“Imelda” is a balanced, evenhanded film about a subject who has always managed to provoke intemperate reactions: Imelda Marcos, the former first lady of the Philippines. Adored by her legion of supporters in the manner of a second Eva Peron and scorned by as many others as an imperious dragon lady, the subject offers herself up to thorough scrutiny by documaker Ramona S. Diaz, with the not-unjustified confidence that her personal charm and persuasive powers will tilt the portrait more in her favor than might otherwise have been the case. Imelda haters will no doubt object that pic is something other than a outright ambush, while more casual observers will appreciate the more extended consideration given to this complex and not easily dismissed figure. Cable and docu-friendly tube outlets rep the main market.
“I’ve been very misunderstood,” Mrs. Marcos says for starters in reference to the public’s preoccupation with her shoes, although exactly what she expects people to think of a woman who took 3,000 pairs of shoes with her into political exile in Hawaii is never explained. What she has in mind, however, is the fixation on her misdeeds rather than what she views as her extensive good work, and the film dedicates itself to laying out the record on both counts.
Early footage is among the most interesting, in large measure due to its unfamiliarity. From a prominent family, Imelda lost her mother when she was 8, in 1938, but eventually became Miss Philippines. Thrust into the spotlight, the stunning beauty met Gen. MacArthur and was the first to sing the new Filipino national anthem composed on the spot by Irving Berlin.
Groomed to be a movie star, Imelda was courted by hundreds of the country’s most eligible bachelors when she met the young Ferdinand Marcos; claiming she was attracted first and foremost by his mind, she married him 11 days later. Surprisingly blunt about Marcos’ “roving eye” even early in the marriage, pic strongly suggests that it was by weathering pain and depression in these early years that Imelda eventually grew stronger and turned her attention to public life.
Her tenacity paid off in 1966, when Marcos was elected president, and it’s clear that Imelda was a major plus not only domestically but internationally. Smart, shrewd, elegant and beautiful, Imelda is shown gracing glittering occasions at the White House and elsewhere, and a fascinating section recounts her seemingly successful diplomatic visits with everyone from Lyndon Johnson, Richard Nixon and Mikhail Gorbachev to Moammar Gadhafi, Fidel Castro and Saddam Hussein. And then there was the time she sang to the pope.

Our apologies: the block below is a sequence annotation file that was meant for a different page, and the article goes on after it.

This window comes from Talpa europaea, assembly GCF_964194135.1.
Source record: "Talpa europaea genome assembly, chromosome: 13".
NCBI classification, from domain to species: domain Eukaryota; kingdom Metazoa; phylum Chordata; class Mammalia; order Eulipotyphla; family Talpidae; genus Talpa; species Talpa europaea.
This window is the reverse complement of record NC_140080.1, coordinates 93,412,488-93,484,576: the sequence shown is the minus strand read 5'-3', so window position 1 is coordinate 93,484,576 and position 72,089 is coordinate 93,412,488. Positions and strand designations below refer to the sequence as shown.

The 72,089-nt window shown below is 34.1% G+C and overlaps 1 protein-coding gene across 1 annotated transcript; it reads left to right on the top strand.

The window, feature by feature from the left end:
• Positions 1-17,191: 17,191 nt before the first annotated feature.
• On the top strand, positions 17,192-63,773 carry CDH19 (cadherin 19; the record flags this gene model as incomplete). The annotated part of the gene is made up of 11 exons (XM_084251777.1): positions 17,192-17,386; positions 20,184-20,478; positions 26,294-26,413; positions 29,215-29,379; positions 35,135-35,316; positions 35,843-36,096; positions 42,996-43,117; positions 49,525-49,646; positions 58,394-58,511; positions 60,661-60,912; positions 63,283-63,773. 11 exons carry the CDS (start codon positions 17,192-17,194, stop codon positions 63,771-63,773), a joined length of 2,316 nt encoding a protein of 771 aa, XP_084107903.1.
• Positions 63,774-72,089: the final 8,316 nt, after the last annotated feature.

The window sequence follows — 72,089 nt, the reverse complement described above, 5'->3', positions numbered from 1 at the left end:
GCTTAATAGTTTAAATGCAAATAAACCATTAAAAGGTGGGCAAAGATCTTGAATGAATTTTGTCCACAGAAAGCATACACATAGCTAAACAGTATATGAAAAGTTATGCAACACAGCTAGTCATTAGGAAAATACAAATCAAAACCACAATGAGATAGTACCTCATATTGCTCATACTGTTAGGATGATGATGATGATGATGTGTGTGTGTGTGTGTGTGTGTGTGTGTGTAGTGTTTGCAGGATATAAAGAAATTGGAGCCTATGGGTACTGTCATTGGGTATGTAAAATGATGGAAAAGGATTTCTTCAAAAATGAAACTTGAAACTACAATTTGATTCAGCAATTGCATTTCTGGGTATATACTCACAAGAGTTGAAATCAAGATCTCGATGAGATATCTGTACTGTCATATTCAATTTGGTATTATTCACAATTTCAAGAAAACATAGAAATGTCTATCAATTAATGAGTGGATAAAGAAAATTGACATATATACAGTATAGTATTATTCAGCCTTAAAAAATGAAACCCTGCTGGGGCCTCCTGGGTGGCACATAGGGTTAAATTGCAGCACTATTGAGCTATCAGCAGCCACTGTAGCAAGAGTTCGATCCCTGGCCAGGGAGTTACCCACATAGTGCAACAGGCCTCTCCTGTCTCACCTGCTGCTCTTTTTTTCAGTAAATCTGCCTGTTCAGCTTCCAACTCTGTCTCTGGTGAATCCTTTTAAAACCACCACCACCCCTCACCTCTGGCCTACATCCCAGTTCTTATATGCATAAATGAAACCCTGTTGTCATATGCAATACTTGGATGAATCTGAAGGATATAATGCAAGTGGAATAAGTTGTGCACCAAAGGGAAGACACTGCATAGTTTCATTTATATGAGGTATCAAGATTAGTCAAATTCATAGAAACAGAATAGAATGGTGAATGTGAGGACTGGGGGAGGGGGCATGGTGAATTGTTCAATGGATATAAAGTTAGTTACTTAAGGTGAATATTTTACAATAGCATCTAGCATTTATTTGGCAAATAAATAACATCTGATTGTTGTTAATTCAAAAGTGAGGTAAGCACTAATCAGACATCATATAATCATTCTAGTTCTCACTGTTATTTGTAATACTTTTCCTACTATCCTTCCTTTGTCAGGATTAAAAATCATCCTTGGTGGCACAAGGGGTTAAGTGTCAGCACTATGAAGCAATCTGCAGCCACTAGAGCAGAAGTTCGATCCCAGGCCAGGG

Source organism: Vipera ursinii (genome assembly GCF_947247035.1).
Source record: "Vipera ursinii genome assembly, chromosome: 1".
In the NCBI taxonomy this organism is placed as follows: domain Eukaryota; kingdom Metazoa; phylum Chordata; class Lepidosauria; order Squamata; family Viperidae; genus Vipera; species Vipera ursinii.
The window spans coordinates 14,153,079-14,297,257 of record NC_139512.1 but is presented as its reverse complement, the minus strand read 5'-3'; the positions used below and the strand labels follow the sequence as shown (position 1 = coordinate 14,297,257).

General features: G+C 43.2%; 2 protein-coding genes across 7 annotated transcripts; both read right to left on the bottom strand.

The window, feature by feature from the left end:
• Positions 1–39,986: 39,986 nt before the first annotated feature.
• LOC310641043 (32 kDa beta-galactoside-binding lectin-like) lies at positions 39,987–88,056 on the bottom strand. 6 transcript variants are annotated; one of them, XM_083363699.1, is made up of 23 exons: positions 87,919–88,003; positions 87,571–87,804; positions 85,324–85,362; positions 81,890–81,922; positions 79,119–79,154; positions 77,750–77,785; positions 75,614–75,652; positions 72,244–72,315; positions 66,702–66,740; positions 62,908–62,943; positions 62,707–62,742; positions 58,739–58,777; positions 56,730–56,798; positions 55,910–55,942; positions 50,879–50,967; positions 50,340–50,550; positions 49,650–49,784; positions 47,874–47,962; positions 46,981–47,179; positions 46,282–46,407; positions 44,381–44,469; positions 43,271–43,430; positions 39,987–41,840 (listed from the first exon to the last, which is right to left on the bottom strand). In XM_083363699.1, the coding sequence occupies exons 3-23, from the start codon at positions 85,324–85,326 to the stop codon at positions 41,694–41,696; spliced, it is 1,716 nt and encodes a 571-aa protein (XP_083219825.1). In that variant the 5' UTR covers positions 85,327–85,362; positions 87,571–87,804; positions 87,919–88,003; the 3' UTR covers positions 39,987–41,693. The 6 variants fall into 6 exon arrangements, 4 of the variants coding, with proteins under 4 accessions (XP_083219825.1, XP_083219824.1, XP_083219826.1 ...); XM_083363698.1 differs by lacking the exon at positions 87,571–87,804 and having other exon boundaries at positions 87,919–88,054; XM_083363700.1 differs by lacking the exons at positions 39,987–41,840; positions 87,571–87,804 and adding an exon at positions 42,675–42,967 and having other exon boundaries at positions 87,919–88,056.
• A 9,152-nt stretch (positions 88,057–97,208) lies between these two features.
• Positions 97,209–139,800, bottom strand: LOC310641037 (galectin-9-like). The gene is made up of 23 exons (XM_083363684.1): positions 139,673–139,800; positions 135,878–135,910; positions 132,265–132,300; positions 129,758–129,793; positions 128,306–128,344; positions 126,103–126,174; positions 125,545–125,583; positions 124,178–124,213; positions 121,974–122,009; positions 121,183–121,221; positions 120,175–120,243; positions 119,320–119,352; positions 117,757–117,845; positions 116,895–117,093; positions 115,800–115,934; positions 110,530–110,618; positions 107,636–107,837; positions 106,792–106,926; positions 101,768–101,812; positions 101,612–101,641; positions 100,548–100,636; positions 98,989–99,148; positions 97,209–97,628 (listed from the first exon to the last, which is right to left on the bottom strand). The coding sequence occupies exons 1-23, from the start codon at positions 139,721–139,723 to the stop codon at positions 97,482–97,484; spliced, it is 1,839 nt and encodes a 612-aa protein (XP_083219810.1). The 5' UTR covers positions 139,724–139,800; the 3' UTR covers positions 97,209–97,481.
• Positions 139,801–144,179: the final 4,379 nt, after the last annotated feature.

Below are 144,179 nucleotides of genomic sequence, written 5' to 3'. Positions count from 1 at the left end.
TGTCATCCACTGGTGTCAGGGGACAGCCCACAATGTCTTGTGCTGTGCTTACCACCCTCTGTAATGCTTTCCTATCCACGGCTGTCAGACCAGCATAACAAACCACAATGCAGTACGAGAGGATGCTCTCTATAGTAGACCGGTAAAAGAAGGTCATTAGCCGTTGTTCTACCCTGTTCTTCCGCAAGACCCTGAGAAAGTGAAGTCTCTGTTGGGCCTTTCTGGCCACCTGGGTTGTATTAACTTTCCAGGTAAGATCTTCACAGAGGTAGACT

But much seems to have changed after a would-be assassin tried to slice her up with a machete during a televised speech. “From then on, I decided to be totally selfless,” she claims, although opponents might change the final word of the sentence to “ruthless.”
Imelda stresses how she henceforth dedicated herself to “good-works projects” and even took on the Catholic Church on the issue of birth control, which she says resulted in a lowered national birth rate. But dissenters insist that her contributions were largely “cosmetic” and repped extravagant distractions from the realities of Marcos’ newly proclaimed martial law, which abolished both houses of the congress, put the courts under his control and set up “camps” for political dissidents.
The Marcoses fled their homeland in 1986 in the wake of a fraudulent election and withdrawal of U.S. support, and Ferdinand died in Hawaii three years later. Subsequent footage documents Imelda’s court battles in New York and her eventual return home, where she currently faces more than 150 legal cases.
Having granted Diaz seemingly unlimited access and interview time, Mrs. Marcos comes off alternately as cagey, pragmatic, open, manipulative, emotionally vulnerable and nobody’s fool. Befitting a woman who has lived her life since adolescence in the spotlight, she can’t be caught off guard and has an answer to any question, and her defenses of her husband and his regime are obviously filled with rationalizations and obfuscations.
Although it touches on the key events of the Marcos years and gives voice to the ruling family’s adversaries, pic doesn’t pretend to present a definitive account of its legacy. But with the qualification that the main perspective here is offered by Imelda herself, this workmanlike production does shed some interesting light on one of the more prominent female world figures of the last half of the past century.
Technical aspects are very good, and lenser Ferne Pearlstein won a Sundance cinematographer award for her work in 16mm, which was used rather than video so new material would match more smoothly with archival footage.